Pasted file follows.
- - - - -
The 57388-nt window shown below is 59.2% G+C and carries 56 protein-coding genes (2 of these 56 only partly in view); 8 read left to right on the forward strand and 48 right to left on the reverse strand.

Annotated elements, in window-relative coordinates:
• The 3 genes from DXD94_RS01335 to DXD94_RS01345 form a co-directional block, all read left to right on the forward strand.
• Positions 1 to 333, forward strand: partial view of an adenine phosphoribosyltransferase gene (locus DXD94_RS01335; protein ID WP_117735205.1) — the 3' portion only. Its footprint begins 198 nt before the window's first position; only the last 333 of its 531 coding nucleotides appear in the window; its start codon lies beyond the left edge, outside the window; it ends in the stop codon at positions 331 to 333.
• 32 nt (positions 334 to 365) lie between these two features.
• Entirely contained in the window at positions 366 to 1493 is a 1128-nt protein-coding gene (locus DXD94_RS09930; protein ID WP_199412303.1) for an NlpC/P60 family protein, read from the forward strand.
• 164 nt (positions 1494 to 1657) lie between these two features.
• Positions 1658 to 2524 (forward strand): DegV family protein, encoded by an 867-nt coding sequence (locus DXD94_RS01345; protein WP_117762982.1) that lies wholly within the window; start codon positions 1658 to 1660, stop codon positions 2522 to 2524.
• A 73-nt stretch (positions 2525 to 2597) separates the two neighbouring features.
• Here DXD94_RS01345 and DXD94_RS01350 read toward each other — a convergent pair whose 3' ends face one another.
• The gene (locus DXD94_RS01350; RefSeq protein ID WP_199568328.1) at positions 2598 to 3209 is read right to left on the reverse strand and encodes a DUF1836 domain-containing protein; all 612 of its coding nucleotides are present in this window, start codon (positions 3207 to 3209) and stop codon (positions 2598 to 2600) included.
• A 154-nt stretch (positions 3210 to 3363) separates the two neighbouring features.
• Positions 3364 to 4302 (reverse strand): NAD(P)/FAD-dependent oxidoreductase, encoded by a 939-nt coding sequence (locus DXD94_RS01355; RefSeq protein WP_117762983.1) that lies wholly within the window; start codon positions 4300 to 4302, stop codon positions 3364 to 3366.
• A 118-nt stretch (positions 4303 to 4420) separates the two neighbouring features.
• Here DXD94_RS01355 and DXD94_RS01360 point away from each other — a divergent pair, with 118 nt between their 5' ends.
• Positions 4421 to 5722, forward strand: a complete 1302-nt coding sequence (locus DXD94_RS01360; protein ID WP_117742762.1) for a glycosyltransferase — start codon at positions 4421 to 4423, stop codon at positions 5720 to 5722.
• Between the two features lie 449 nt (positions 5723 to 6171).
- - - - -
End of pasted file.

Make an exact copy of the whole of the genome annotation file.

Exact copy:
The 57388-nt window shown below is 59.2% G+C and carries 56 protein-coding genes (2 of these 56 only partly in view); 8 read left to right on the forward strand and 48 right to left on the reverse strand.

Annotated elements, in window-relative coordinates:
• The 3 genes from DXD94_RS01335 to DXD94_RS01345 form a co-directional block, all read left to right on the forward strand.
• Positions 1 to 333, forward strand: partial view of an adenine phosphoribosyltransferase gene (locus DXD94_RS01335; protein ID WP_117735205.1) — the 3' portion only. Its footprint begins 198 nt before the window's first position; only the last 333 of its 531 coding nucleotides appear in the window; its start codon lies beyond the left edge, outside the window; it ends in the stop codon at positions 331 to 333.
• 32 nt (positions 334 to 365) lie between these two features.
• Entirely contained in the window at positions 366 to 1493 is a 1128-nt protein-coding gene (locus DXD94_RS09930; protein ID WP_199412303.1) for an NlpC/P60 family protein, read from the forward strand.
• 164 nt (positions 1494 to 1657) lie between these two features.
• Positions 1658 to 2524 (forward strand): DegV family protein, encoded by an 867-nt coding sequence (locus DXD94_RS01345; protein WP_117762982.1) that lies wholly within the window; start codon positions 1658 to 1660, stop codon positions 2522 to 2524.
• A 73-nt stretch (positions 2525 to 2597) separates the two neighbouring features.
• Here DXD94_RS01345 and DXD94_RS01350 read toward each other — a convergent pair whose 3' ends face one another.
• The gene (locus DXD94_RS01350; RefSeq protein ID WP_199568328.1) at positions 2598 to 3209 is read right to left on the reverse strand and encodes a DUF1836 domain-containing protein; all 612 of its coding nucleotides are present in this window, start codon (positions 3207 to 3209) and stop codon (positions 2598 to 2600) included.
• A 154-nt stretch (positions 3210 to 3363) separates the two neighbouring features.
• Positions 3364 to 4302 (reverse strand): NAD(P)/FAD-dependent oxidoreductase, encoded by a 939-nt coding sequence (locus DXD94_RS01355; RefSeq protein WP_117762983.1) that lies wholly within the window; start codon positions 4300 to 4302, stop codon positions 3364 to 3366.
• A 118-nt stretch (positions 4303 to 4420) separates the two neighbouring features.
• Here DXD94_RS01355 and DXD94_RS01360 point away from each other — a divergent pair, with 118 nt between their 5' ends.
• Positions 4421 to 5722, forward strand: a complete 1302-nt coding sequence (locus DXD94_RS01360; protein ID WP_117742762.1) for a glycosyltransferase — start codon at positions 4421 to 4423, stop codon at positions 5720 to 5722.
• Between the two features lie 449 nt (positions 5723 to 6171).